The Online Encyclopedia and Dictionary






Multi-link suspension

A multi-link suspension is a type of vehicle suspension design typically used in independent suspensions, using 3 or more lateral arms, and one or more longitudinal arms. These arms do not have to be of equal length, and may be angled away from their 'obvious' direction.

Typically each arm has a spherical joint (ball joint) or rubber bush at each end. Consequently they react loads along their own length, in tension and compression, but not in bending. Some multi-links do use a swing arm or wishbone, which has two bushes at one end.

On a front suspension one of the lateral arms is replaced by the tie-rod, which connects the rack or steering box to the wheel hub.

In order to simplify understanding it is usual to consider the function of the arms in each of three orthogonal planes.


Plan view

The arms have to control toe/steer and lateral compliance. This needs a pair of arms longitudinally separated.

Front view

The arms have to control camber, particularly the way that the camber changes as the wheel moves up (into jounce, or bump) and down into rebound or droop.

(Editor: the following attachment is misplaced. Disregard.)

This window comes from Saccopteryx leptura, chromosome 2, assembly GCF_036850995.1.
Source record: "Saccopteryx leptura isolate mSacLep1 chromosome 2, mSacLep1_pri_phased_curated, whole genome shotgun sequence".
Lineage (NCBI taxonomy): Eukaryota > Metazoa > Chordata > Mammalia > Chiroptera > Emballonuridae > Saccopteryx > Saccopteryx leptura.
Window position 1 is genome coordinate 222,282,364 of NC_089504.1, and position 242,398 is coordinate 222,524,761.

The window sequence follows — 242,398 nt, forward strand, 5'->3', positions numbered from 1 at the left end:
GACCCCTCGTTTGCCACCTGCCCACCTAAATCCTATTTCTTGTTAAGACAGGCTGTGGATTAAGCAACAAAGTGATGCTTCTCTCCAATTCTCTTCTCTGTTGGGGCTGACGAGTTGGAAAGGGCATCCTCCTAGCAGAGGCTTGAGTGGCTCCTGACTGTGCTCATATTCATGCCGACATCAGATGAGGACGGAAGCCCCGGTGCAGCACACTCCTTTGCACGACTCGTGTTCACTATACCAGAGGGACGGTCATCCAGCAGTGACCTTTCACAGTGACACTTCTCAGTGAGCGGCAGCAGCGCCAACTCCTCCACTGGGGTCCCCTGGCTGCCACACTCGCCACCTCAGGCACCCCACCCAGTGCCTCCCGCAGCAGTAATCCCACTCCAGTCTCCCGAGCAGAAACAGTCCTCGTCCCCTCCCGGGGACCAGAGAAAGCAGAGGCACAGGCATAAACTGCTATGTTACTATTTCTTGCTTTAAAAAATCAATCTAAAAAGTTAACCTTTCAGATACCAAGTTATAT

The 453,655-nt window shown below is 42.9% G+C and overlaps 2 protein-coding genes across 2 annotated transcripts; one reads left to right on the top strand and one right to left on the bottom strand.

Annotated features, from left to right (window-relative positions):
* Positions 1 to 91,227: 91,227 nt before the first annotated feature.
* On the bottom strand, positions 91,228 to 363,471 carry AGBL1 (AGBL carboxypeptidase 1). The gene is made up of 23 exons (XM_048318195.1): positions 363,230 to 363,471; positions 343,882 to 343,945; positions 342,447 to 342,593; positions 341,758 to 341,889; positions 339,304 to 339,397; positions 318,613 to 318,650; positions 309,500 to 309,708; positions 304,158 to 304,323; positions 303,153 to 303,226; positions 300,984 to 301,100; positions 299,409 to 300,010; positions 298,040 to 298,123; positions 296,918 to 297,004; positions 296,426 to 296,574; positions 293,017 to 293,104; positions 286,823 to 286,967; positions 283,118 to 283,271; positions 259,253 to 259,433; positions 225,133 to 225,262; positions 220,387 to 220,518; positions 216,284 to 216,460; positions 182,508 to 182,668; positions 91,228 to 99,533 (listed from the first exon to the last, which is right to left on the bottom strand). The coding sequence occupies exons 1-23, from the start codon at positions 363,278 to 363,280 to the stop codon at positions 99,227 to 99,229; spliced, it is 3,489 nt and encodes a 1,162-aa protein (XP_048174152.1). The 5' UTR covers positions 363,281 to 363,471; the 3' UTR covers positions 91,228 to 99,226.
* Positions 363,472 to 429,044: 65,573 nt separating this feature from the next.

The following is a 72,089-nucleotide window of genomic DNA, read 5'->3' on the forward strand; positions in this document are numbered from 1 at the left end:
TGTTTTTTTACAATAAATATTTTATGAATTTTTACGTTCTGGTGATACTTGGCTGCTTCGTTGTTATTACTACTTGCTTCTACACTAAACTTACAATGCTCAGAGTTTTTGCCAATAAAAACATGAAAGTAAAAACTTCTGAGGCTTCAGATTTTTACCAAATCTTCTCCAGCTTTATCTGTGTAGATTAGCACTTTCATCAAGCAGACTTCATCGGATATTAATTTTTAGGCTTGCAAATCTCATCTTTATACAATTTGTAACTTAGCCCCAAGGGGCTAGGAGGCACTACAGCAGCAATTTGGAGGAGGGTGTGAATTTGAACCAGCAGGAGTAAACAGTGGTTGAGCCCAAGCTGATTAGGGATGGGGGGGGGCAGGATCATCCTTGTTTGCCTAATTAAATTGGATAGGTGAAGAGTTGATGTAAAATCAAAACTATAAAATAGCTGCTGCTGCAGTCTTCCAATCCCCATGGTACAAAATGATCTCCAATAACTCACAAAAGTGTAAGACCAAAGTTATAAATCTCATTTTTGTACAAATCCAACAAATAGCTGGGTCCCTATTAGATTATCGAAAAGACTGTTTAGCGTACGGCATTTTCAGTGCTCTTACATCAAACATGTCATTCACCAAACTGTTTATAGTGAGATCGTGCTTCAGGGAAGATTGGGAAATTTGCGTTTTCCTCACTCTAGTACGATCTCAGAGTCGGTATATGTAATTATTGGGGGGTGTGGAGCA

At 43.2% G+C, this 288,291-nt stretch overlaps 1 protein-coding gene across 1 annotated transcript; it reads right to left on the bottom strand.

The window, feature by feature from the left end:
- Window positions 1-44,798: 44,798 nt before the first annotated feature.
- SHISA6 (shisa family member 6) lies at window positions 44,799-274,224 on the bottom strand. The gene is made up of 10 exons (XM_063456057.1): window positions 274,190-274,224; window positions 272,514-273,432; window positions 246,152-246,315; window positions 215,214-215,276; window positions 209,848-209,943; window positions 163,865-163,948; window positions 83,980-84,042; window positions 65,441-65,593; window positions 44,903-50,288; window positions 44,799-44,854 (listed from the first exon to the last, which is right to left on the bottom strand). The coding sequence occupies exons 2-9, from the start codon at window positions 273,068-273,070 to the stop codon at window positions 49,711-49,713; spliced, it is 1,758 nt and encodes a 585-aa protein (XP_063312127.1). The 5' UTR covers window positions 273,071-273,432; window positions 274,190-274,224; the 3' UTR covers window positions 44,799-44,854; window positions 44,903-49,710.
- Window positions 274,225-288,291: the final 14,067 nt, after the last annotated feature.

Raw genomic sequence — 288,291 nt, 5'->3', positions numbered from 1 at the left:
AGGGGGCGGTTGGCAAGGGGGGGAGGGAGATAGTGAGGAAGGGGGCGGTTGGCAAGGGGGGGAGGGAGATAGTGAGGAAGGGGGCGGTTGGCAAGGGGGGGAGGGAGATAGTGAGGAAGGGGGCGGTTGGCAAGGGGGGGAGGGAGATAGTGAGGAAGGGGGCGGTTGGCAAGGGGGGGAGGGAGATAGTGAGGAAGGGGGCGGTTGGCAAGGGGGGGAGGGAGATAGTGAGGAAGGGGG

Side view

The arms have to react traction and braking loads, usually accomplished via a longitudinal link. They also have to control caster. Note that brake torques also have to be reacted - either by a second longitudinal link, or by rotating the hub, which forces the lateral arms out of plane, so allowing them to react 'spin' forces, or by rigidly fixing the longitudinal link to the hub.

Advantages of multi-link suspension

In its simplest form the multi-link suspension is orthogonal - that is, it is possible to alter one parameter in the suspension at a time, without affecting anything else.

This is in direct contrast to say a double wishbone suspension where moving a hardpoint or changing a bush compliance will affect two or more parameters.

Disadvantages of multi-link suspension

It is very hard to optimise the geometry without a full 3d analysis, and compliance effects are important.

Related topics

Last updated: 07-30-2005 18:07:05
Last updated: 08-18-2005 04:30:54